I will get back to hospital life soon- it takes some time to remember and organize my thoughts.
You guessed it, our schedule changed again and now we're starting over.
I might be repeating myself, but also have some fresh speculations about homeschool life. First of all, as you might have noticed, I've been dragging my feet about committing to a formal school day. And I'm also kind of reluctant to join a "community." There is so much information out there! There are lots of great blogs, and Instagram accounts. I look at Instagram posts (of homeschoolers) and see lots of comments asking of materials, "where'd you get that?" Obviously I don't ask the question myself because it wouldn't be sold in stores here or delivered to Russia. But there is still a moment when I think "I want that too...but I don't NEED it." The materials we have at our disposal are just right for us. But, it may take a little more creativity or perusing the Russian homeschool forums.
I'm attracted to the Charlotte Mason style of homeschooling and am currently trying to see if I can make it work with our family life. I like the whole concept of laying a "feast" before the children, presenting them with rich cultural treasures through a range of subjects, taking nature walks, etc.
At first glance, the methodology seems simple. I've been perusing Ambleside Online and Simply Charlotte Mason as well as working through Charlotte Mason's actual works.
Much of the approach revolves around "living books" (stories with real-life application) as opposed to textbooks. I took a look at our picture books, and they pretty much fit this description anyway, in a range of subjects-science, geography, history, etc.
But it's still a jump to go from just reading books together to turning it into school. I think it's going to take some work to make a transition into more formal schooling. My hope is that David and/or Sophia will get used to the format and then it will go more smoothly without having to explain each time what we are doing and why.
So, a few questions that have come up:
-David currently struggles with "writing." He is still pretty much at the beginning of this journey. He is so ready to compose stories but can't write them down for himself yet. I also think that if not for needing to actually work on writing, he might have learned to read by now. Because each letter is so hard to write, we are going through the alphabet very slowly.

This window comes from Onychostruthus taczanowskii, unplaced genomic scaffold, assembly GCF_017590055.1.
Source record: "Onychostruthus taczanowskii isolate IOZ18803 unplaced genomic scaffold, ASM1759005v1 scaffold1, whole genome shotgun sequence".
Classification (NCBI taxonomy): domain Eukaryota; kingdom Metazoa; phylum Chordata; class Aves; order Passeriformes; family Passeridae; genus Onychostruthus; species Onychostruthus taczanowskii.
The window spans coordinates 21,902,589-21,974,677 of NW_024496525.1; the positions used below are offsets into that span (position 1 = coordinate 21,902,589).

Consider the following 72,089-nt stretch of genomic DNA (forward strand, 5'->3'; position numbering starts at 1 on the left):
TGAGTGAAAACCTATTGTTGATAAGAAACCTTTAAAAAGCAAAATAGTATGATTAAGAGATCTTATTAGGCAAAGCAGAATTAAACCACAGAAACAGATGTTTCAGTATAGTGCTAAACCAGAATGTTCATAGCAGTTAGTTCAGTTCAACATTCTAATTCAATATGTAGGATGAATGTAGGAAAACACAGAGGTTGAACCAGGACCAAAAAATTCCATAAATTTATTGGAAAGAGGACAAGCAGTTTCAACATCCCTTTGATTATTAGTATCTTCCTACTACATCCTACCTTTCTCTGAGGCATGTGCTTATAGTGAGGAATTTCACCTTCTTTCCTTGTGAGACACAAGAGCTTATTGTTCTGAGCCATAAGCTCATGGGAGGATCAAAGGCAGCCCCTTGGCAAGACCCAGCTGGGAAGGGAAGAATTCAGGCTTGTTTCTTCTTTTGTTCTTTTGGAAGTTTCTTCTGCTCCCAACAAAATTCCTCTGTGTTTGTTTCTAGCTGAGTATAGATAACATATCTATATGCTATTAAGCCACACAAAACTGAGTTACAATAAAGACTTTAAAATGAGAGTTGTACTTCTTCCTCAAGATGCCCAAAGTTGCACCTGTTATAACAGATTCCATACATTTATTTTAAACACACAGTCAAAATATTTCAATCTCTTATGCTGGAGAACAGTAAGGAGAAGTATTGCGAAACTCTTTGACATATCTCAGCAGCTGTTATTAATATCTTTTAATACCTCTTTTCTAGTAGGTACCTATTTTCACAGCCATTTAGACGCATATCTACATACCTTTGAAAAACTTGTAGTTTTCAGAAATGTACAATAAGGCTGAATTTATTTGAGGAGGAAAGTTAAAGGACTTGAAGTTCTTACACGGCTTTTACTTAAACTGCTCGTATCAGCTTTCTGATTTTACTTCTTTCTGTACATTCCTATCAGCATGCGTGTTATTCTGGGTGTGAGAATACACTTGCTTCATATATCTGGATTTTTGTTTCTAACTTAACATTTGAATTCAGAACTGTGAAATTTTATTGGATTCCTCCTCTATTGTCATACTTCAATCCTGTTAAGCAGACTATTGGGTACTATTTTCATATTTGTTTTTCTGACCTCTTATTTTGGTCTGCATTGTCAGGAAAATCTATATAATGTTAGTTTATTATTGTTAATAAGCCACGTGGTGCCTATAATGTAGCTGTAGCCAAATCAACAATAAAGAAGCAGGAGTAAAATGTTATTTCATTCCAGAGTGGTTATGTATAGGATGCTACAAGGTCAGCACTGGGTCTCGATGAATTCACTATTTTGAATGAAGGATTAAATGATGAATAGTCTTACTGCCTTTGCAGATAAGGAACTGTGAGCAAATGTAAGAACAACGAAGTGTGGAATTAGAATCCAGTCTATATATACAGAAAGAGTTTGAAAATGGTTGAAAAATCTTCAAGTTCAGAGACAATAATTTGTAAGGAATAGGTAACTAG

-I wanted to give us this year to remain informal. I don't really like the idea of a formal preschool curriculum. And Kindergarten curriculum gives me a heart attack! Is Kindergarten the new first grade? But at the same time, "free play" doesn't seem to be giving David what he needs in terms of motor skills. So we're going to have to set up some more intentional activities. I loathe preparing/ instructing crafts and games. That sounds funny! I should clarify-I loathe the time/energy it involves. Before kids, I did it all the time. But it is harder at the moment. And besides that, David isn't into following a plan. I keep wanting to introduce him to board games and I picture him arguing with the instructions. I do the whole presentation and he has his own idea. But, we need to get those muscles working. I don't want handwriting to be a stumbling block. So, I guess I will look for sand and shaving cream to do those alphabet activities that are all over Pinterest.
-Many homeschooling programs seem to emphasize doing school in the morning and having the afternoons more unstructured. I can definitely see the advantage of taking that morning momentum and getting going before everyone has gone off to play separately. However, our climate interferes here. In the winter, we have to do our outside time in the morning if we want to see daylight. In the summer, it's the opposite-we need to hurry outside before the sun's rays (if they choose to show themselves) get too hot. So, I'm kind of answering my own question here, but it seems like we need to have a Morning School option and Afternoon School option that would potentially flip-flop.
-On that note, we also have Andrei's schedule changing daily (and then alternating weeks), so that affects mealtime, etc. I don't know if he would be able to take the time to actually teach one of the subjects, but he could at least read to David more on some days, or possibly take him on a field trip to a museum.
-Discipline and habit-formation are a large part of Charlotte Mason. Umm, not our family's strong points. But all the more reason to cultivate them, right? And I keep hoping that forming some habits will take out some of the heaviness of daily parenting that involves negotiating/persuading/etc. When you do it every day, you develop muscle memory and don't have to devote so much energy to understanding/adapting to the task.
-There are lots of resources online to put together a curriculum, but there is so much emphasis on American culture. Do I want to fully immerse my kids in American culture? Should I switch some to Russian (such as local geography, not U.S.) ? Are there good resources about Russian culture in the English language? Should I just start with American culture/history the first year and switch to Russian the next?
-How can we adapt "nature study" to city life? What will be our best "window" into the changing seasons?
-And after all that talk about not needing textbooks, there are actually lots of standard books and commercial study materials (basically textbooks!) out there for Charlotte Mason. Should I just stick to whatever we can get our hands on, since it's supposed to be a simple (yet varied) approach? Or go through the process of tracking down materials in the U.S. and ordering/transporting them?
-Do I have to get in touch with a school system in the U.S. to officially register as homeschoolers?
Out of time for this post, just wanted to get some thoughts out there.